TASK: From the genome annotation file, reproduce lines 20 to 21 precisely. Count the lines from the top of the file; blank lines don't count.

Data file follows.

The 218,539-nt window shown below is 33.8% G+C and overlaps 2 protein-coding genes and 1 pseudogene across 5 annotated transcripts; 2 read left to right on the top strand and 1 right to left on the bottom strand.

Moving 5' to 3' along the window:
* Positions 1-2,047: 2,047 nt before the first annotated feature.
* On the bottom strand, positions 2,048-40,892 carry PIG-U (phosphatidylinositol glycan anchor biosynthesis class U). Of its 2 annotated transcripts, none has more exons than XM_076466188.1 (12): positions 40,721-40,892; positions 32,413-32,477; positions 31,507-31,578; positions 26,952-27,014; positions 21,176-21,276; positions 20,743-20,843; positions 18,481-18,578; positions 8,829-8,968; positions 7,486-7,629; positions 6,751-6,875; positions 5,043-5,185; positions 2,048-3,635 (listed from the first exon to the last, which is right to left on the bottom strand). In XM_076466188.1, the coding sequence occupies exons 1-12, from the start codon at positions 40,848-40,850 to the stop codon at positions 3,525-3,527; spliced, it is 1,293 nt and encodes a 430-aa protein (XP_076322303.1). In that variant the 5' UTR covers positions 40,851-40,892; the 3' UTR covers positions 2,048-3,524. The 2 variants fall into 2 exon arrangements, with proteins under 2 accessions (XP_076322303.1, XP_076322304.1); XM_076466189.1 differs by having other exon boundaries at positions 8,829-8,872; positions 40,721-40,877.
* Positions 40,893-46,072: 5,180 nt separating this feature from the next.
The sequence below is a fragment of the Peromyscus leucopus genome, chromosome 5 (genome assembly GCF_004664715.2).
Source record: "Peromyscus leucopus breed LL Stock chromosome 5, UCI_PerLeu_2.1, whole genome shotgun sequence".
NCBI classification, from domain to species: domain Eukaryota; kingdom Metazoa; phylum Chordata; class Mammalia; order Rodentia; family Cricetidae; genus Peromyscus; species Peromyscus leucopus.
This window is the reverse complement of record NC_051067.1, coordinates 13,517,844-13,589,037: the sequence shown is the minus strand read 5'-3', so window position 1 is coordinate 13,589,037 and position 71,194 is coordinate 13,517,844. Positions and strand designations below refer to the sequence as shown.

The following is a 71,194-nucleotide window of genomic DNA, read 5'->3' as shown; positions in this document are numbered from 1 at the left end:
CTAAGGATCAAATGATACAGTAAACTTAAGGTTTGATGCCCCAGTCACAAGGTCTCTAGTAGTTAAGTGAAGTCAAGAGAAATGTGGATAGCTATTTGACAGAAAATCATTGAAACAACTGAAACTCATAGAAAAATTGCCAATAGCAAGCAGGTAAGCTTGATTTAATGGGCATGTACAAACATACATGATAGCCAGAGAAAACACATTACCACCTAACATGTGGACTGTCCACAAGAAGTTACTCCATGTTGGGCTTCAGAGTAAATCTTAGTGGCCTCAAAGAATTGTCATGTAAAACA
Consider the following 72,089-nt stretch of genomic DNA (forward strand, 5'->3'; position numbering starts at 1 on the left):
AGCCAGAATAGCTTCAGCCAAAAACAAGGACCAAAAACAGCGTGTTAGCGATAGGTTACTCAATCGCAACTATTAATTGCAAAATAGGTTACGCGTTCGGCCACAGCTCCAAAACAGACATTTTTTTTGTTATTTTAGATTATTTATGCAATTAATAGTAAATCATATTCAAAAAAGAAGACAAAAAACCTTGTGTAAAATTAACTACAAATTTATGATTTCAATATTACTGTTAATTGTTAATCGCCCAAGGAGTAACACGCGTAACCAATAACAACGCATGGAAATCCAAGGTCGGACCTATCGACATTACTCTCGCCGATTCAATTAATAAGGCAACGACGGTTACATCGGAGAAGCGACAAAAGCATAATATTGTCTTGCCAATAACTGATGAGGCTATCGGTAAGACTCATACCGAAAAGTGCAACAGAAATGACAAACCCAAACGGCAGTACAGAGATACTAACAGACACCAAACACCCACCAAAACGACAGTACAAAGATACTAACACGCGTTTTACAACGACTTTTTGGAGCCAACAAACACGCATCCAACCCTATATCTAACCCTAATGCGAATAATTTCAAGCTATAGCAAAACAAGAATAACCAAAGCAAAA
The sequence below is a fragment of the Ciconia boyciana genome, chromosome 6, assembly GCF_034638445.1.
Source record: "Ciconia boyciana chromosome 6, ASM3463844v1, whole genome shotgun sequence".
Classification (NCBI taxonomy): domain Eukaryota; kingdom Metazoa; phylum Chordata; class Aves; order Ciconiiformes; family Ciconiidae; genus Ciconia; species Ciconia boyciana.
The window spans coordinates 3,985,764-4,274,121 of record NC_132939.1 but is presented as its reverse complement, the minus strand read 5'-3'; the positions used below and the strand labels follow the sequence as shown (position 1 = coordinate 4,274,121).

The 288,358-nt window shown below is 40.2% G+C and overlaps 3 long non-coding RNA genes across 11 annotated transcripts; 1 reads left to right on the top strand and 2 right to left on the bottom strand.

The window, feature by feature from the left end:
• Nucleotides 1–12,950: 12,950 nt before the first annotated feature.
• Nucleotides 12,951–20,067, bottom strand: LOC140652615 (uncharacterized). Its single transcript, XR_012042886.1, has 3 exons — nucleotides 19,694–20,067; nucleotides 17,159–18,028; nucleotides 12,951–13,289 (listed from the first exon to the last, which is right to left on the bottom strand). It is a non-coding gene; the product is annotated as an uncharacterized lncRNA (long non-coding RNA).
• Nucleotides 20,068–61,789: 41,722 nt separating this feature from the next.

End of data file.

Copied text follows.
• Nucleotides 1–12,950: 12,950 nt before the first annotated feature.
• Nucleotides 12,951–20,067, bottom strand: LOC140652615 (uncharacterized). Its single transcript, XR_012042886.1, has 3 exons — nucleotides 19,694–20,067; nucleotides 17,159–18,028; nucleotides 12,951–13,289 (listed from the first exon to the last, which is right to left on the bottom strand). It is a non-coding gene; the product is annotated as an uncharacterized lncRNA (long non-coding RNA).